The Cincinnati Defense is expected to be without its best play in Defensive End Walter Stewart (6-5, 249,Sr.) Stewart missed the Toledo game and his absence was felt, but the Bearcat defense didn’t actually allow an offensive touchdown against the Rockets. Stewart is a disruptive player and is actually the Big East’s active leader in sacks for a career and is 8th on UC’s all-time career chart, including 7 in 2012. In replacement the Bearcats will look to Brandon Mills 5-10, 240, Sr who had two tackles and a fumble recovery against Toledo. Mills has played a limited role on the season due to being behind Stewart.
On the other end is a very experienced DE in Dan Giordano (6-4, 260, Sr.). Giordano has been around awhile in the Bearcat program and is currently UC’s 4th leading tackler and is deft at getting to the QB. Giordano currently has 3.5 TFLs and 7 quarterback hits. With Stewart out of the lineup (more than likely) Giordano might have a chance to get more than he is used to. Giordano will play his 45th college football game on Friday and is a big-time leader of the Bearcat squad. In the middle Defensive Tackles Cameron Beard (6-5, 275, Soph) & John Williams (6-0, 283, Sr.) do a nice job of getting into the backfield as well. Beard has started the past four games and has 16 tackles, 4 behind the line, a forced fumble, and recovery. Williams has been slightly more productive with 18 tackles and 2.5 sacks.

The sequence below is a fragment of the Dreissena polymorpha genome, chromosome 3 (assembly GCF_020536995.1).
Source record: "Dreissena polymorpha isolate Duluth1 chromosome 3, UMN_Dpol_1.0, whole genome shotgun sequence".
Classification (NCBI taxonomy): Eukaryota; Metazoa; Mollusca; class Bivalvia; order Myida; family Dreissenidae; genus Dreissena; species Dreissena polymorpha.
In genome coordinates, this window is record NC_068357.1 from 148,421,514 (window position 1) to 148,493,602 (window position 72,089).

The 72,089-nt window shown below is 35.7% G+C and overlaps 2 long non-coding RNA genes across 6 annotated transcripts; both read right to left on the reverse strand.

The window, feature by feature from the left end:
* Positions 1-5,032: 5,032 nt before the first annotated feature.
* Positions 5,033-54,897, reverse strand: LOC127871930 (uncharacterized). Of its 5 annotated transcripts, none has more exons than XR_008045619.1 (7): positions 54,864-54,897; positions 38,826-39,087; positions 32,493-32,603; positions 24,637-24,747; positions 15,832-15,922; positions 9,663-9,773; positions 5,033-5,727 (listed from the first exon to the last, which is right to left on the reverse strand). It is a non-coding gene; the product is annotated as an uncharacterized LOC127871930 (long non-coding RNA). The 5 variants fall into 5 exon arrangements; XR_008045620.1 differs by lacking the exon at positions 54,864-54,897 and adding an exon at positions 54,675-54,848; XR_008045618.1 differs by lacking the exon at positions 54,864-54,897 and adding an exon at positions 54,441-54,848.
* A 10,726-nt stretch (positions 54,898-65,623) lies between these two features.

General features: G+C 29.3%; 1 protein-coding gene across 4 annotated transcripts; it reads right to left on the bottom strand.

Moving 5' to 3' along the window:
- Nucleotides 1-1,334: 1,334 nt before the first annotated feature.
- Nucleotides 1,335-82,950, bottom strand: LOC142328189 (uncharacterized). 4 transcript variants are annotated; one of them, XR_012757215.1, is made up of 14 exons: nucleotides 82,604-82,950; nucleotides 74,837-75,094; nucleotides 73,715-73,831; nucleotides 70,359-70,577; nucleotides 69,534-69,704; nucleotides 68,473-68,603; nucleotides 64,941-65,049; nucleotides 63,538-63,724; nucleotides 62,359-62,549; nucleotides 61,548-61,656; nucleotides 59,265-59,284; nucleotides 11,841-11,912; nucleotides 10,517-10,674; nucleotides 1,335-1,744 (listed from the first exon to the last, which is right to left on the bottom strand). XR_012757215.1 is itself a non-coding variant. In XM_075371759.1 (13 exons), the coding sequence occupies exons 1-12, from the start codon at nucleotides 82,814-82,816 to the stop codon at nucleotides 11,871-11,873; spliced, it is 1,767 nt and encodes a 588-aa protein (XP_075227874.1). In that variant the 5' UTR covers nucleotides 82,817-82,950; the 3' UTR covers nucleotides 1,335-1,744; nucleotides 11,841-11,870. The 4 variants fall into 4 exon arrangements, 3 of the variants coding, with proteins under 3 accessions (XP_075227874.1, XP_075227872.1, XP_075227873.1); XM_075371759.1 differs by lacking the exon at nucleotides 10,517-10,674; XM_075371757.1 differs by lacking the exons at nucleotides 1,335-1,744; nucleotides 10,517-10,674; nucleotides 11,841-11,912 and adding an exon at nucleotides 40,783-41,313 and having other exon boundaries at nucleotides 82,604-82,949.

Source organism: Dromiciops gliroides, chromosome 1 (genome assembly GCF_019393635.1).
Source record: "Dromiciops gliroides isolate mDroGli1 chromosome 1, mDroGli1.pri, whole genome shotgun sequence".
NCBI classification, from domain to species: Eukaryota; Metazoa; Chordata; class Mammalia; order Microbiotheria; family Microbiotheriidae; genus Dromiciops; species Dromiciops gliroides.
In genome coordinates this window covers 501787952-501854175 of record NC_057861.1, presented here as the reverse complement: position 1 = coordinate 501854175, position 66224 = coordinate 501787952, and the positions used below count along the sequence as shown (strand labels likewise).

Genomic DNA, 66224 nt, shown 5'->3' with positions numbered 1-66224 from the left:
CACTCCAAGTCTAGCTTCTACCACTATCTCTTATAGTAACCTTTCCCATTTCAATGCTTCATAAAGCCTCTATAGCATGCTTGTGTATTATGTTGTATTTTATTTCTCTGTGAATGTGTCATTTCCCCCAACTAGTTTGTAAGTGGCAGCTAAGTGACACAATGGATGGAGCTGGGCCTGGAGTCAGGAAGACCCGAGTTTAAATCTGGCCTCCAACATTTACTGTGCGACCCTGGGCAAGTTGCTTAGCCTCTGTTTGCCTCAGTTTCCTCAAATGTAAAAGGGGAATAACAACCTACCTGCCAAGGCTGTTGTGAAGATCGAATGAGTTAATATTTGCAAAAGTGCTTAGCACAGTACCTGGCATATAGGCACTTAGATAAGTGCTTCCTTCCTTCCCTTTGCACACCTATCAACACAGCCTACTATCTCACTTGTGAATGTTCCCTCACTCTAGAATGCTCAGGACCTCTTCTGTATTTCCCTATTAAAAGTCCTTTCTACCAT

At MLB Greg Blair (6-2, 252, Sr.) had 15 tackles versus Toledo and has had 3 double-digit tackle totals in 2012, including 13 versus Virginia Tech in a winning effort. Lead’s the Bearcats in tackles with 54, has 3 TFLs, and 2 INTs. Brother is former Pitt basketball player DeJuan Blair, currently with the San Antonio Spurs. Blair’s performance is impressive considering Friday will be just his 8th collegiate game in his career and he leads UC in tackles with WLB Maalik Bomar (6-2, 228, Sr.) trailing his total by 8, with 46. Bomar is extremely experienced and will play in his 41st college game against the Cards. Bomar has been a steady tackler in 2012.
SLB Nick Temple (5-10, 219, Soph) and Nickel Chris Williams (5-11, 190, Sr.) will split duties depending on scenario and which package UC elects to go with. If Louisville is running the ball regularly expect to see more of Temple……if the Cards are having their way through the air Chris Williams will get more clock. Last year Williams tallied 7 tackles to Temple’s 3 at Paul Brown Stadium and with the Cards being more pass oriented now than a year ago I expect that Williams plays the most snaps with the Bearcats in Nickel.